Tampa, Florida Multi-family

27 Replies

Hey BP,

I am moving my family over to the Tampa area in the next 18-24 months. I will be looking to invest $200-300K into a multi-family deal at that time and I am open to a variety of deals to include 5 units and up. I will be looking for a value add deal but of decent quality. I would like to keep this in Tampa or it's surrounding areas but I do not have a tremendous amount of experience with the area so I want to avoid the bad areas. Where would you be investing right now and what should I be watching out for?

Hi @Bryce DeHaan . Congrats on moving into the area, can't beat it in my opinion. Deals are moving very quickly right now. Are you planning on house hacking 4 units and under or is this strictly an investment? If so, what are some of the numbers you're hoping to hit? 

Tampa is a hot market right now.  It has strong employment and rent growth.  In any competitive market, you are going to have to stay strict with your underwriting and wait for the right deal to come around.  I suggest when you move there, join as many local meetups as possible and start networking. Learn from other locals who know the area and that can teach you first hand. There might even be some virtual meetups in Tampa that you could attend in the meantime. Good Luck. 

Twenty years in Tampa, there are no bad areas in Tampa anymore for long-term investing. Everything is changing fast. They call Tampa the new "San Francisco"...

@Luke Rorech

This will be strictly an investment. I would be looking for at least a 12-15% COC but I'm not entirely closed off from anything. I will be looking for probably 8-16 units. I would like to find some investors in the area who are looking to partner in a large deal as well.

An ideal team is going to be necessary and I have no shortage of energy so it’s pretty much about finding a good fit and getting things moving.

@Bryce DeHaan

10% COC or under.

Prices and rents have been consistently soaring upwards for the last couple years. This is my opinion, but with continuing inflation/ money printing and low interest rates, this trend will continue for awhile.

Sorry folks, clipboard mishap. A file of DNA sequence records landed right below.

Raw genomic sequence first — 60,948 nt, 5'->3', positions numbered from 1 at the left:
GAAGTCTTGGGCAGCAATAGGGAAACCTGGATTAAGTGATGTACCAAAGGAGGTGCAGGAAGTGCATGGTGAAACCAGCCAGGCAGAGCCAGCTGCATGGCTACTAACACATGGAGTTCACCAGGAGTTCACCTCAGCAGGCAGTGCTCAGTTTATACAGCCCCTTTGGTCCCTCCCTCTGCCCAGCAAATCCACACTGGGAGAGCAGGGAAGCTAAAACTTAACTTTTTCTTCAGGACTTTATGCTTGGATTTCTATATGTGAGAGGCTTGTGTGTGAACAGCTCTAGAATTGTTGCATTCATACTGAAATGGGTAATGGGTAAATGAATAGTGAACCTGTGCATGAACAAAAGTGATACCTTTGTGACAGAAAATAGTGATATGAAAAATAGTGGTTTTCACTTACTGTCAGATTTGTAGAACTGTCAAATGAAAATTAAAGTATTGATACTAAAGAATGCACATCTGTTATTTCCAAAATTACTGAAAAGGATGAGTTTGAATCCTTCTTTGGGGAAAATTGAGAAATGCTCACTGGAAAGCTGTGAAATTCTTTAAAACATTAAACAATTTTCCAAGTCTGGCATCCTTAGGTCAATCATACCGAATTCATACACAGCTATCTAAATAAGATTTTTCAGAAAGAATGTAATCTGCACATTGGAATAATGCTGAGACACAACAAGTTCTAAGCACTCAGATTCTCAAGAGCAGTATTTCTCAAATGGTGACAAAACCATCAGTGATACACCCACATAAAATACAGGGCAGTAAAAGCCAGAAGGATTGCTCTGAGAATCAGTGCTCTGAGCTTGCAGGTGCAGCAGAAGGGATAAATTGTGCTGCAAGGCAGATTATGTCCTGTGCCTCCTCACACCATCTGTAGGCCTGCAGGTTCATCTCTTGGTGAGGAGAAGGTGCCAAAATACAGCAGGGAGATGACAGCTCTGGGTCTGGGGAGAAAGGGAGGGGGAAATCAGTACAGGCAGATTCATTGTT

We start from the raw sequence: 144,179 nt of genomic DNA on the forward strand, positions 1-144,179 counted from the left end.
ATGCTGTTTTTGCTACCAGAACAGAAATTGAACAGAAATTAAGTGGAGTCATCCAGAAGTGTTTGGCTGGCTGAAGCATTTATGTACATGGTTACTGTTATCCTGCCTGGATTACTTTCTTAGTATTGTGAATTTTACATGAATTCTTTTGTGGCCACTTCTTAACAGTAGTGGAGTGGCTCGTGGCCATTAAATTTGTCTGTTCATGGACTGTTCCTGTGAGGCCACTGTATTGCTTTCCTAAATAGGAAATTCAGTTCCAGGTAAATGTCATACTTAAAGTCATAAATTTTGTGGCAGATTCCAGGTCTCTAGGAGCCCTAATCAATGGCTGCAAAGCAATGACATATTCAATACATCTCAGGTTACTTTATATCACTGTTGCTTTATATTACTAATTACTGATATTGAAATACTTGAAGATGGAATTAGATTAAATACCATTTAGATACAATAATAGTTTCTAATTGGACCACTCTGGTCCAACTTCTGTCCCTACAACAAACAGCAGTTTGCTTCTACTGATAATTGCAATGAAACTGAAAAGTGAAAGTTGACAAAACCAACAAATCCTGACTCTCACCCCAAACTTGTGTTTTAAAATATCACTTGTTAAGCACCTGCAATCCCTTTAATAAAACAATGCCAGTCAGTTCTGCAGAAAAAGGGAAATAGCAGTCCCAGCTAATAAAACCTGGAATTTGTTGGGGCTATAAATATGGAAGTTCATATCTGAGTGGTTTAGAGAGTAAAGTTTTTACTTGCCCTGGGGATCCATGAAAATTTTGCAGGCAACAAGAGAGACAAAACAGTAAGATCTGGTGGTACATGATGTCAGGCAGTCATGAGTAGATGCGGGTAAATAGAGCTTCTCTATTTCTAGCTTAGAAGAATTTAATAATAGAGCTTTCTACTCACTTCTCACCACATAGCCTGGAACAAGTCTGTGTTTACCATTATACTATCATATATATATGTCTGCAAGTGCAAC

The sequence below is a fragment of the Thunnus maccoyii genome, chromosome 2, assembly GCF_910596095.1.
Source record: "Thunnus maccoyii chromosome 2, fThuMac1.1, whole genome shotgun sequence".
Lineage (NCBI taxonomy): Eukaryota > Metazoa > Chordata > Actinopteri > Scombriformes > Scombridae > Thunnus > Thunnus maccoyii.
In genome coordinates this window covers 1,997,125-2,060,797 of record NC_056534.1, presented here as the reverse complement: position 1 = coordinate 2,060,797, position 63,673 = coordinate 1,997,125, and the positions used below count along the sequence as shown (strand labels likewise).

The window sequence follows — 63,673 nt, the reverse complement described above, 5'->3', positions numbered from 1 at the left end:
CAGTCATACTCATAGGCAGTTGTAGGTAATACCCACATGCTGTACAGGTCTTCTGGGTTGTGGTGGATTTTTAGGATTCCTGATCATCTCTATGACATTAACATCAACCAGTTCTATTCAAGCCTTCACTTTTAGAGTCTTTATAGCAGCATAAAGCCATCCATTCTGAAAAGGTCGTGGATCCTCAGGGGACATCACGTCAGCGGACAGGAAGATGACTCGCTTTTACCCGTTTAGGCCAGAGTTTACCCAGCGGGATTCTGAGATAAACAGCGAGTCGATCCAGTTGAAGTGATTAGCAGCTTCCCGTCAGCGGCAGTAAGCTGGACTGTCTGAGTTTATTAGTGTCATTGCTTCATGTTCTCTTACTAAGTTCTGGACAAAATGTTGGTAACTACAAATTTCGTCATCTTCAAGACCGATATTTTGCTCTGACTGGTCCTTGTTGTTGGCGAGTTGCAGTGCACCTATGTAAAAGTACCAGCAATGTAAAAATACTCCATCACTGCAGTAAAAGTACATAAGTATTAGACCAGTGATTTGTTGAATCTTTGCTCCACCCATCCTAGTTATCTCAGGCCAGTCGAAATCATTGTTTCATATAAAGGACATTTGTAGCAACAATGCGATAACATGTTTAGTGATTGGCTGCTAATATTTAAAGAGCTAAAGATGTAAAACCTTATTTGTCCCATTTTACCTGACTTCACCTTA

A decent deal will turn pretty sweet within a year or two. It's a long game

@Dillon Cook

We won’t be living off of any of the rental income for quite some time and plan on just adding value, cutting expenses, and selling at the right time or refinancing once the value add is finished to scale into bigger deals as efficiency as possible.

I’m not extremely worried about the immediate return as I know there is potential in creative value adding. The main thing for me would be to build the right team and kind of interview all the way around so that I have a team I can trust.

We would like to get into something big enough that we can hire a good quality property manager. We are looking for true passive income and not having to be an employee for our own assets. I own a cleaning company in Arizona and I know that it’s slim pickings for a good property manager. Obviously I need a realtor and a lender as well but all of that may need to come after we’ve pin pointed our location.

What experience do you have in Multifamily? We can message privately if you’d like!

@Bryce DeHaan That's in Tampa, St. Pete, Cleartwater area. There's always a few outliers but they seem to be gobbled up extremely quickly.

The best bet is to find the path of development you believe in and buy an under performing asset in that said path. It'll give the best value add opportunity without having to compete with every other investor focusing on a few selective areas. 

18-24 months is a lifetime in our real estate market.  Our inventory is nearly non-existent.  For every new listing, multiple over-list offers - all cash - can be expected within an hour. My investors are lined up to buy - and to buy everything with good bones that they can acquire. The issue is:  nothing to buy.  This is now.  And, here's what you should be celebrating that you missed so far:  51% of all tenants in Florida are delinquent in rent.  The demand for housing is off-the-chart as well.  My advice to you is simple but not what ready-investors want to hear:  Wait.  Do Nothing.  Plan Nothing.  Give it 6 months.  I have a feeling that those landlords/owners who suffered through this moratorium mess might be ready to wave the white flag and sell.  

Only fools rush in...

@Patricia Steiner

I actually don’t mind that advise at all! I’ve been thinking the same thing and I know that timing is key. I won’t be doing anything for AT LEAST 12 months except going out to scale the area. One thing I am confident of is that the market will adjust for opportunity, it’s just about when. I think I more so need to get a feel for which neighborhoods are going to be the best and really scope the demographic of each area. Which areas would you suggest as far as a growth and infrastructure is concerned?

@Bryce DeHaan   

That's changing too.  There are definitely markets that will remain "challenged" forever simply because there is no place else for people with nothing to do but do nothing good to go.  And, if you follow what's "hot" today, the field will be too crowded and the prices too high in those markets.  Traditional MF won't look "traditional" in the future - and I think that's the play worth doing. The next six months will reveal a lot.  The good news mixed into all this "wait and see" is that Florida is a great place to invest, live, and play.  The housing demand is off-the-chart. 

So long answer short:  stay tuned. It's going to look different very soon.  And, that's exciting...

Refer to my guidance, right now I would not take anything for buy-and-hold. I would be taking down flips or lending at 12 percent and 3.75 points, that's what my buyers pay to my investors.